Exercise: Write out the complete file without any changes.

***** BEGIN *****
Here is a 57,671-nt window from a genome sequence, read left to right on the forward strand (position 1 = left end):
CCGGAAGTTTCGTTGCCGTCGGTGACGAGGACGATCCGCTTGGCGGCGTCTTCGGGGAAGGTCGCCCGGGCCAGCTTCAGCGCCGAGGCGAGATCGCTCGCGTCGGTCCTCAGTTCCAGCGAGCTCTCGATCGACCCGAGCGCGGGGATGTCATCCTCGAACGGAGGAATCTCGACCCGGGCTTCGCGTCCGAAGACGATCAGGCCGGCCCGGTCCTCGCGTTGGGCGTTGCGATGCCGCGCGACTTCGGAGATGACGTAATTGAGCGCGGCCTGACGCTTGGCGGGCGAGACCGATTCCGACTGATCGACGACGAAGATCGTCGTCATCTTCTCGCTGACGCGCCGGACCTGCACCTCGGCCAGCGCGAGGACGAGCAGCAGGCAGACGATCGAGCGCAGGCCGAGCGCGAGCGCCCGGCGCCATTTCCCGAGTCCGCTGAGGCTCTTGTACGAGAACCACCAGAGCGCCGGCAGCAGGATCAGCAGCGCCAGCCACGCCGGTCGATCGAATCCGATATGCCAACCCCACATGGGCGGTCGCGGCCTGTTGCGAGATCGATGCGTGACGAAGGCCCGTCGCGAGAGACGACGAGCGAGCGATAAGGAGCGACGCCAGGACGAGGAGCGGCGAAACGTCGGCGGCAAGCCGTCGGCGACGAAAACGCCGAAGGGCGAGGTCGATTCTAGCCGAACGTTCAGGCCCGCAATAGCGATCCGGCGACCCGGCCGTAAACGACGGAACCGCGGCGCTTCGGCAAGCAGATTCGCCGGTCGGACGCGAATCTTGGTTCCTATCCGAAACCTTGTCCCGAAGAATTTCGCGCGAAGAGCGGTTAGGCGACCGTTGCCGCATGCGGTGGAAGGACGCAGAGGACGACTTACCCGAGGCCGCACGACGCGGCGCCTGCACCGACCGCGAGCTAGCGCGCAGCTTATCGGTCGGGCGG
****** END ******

Here is a 57,671-nt window from a genome sequence, read left to right on the forward strand (position 1 = left end):
CCGGAAGTTTCGTTGCCGTCGGTGACGAGGACGATCCGCTTGGCGGCGTCTTCGGGGAAGGTCGCCCGGGCCAGCTTCAGCGCCGAGGCGAGATCGCTCGCGTCGGTCCTCAGTTCCAGCGAGCTCTCGATCGACCCGAGCGCGGGGATGTCATCCTCGAACGGAGGAATCTCGACCCGGGCTTCGCGTCCGAAGACGATCAGGCCGGCCCGGTCCTCGCGTTGGGCGTTGCGATGCCGCGCGACTTCGGAGATGACGTAATTGAGCGCGGCCTGACGCTTGGCGGGCGAGACCGATTCCGACTGATCGACGACGAAGATCGTCGTCATCTTCTCGCTGACGCGCCGGACCTGCACCTCGGCCAGCGCGAGGACGAGCAGCAGGCAGACGATCGAGCGCAGGCCGAGCGCGAGCGCCCGGCGCCATTTCCCGAGTCCGCTGAGGCTCTTGTACGAGAACCACCAGAGCGCCGGCAGCAGGATCAGCAGCGCCAGCCACGCCGGTCGATCGAATCCGATATGCCAACCCCACATGGGCGGTCGCGGCCTGTTGCGAGATCGATGCGTGACGAAGGCCCGTCGCGAGAGACGACGAGCGAGCGATAAGGAGCGACGCCAGGACGAGGAGCGGCGAAACGTCGGCGGCAAGCCGTCGGCGACGAAAACGCCGAAGGGCGAGGTCGATTCTAGCCGAACGTTCAGGCCCGCAATAGCGATCCGGCGACCCGGCCGTAAACGACGGAACCGCGGCGCTTCGGCAAGCAGATTCGCCGGTCGGACGCGAATCTTGGTTCCTATCCGAAACCTTGTCCCGAAGAATTTCGCGCGAAGAGCGGTTAGGCGACCGTTGCCGCATGCGGTGGAAGGACGCAGAGGACGACTTACCCGAGGCCGCACGACGCGGCGCCTGCACCGACCGCGAGCTAGCGCGCAGCTTATCGGTCGGGCGG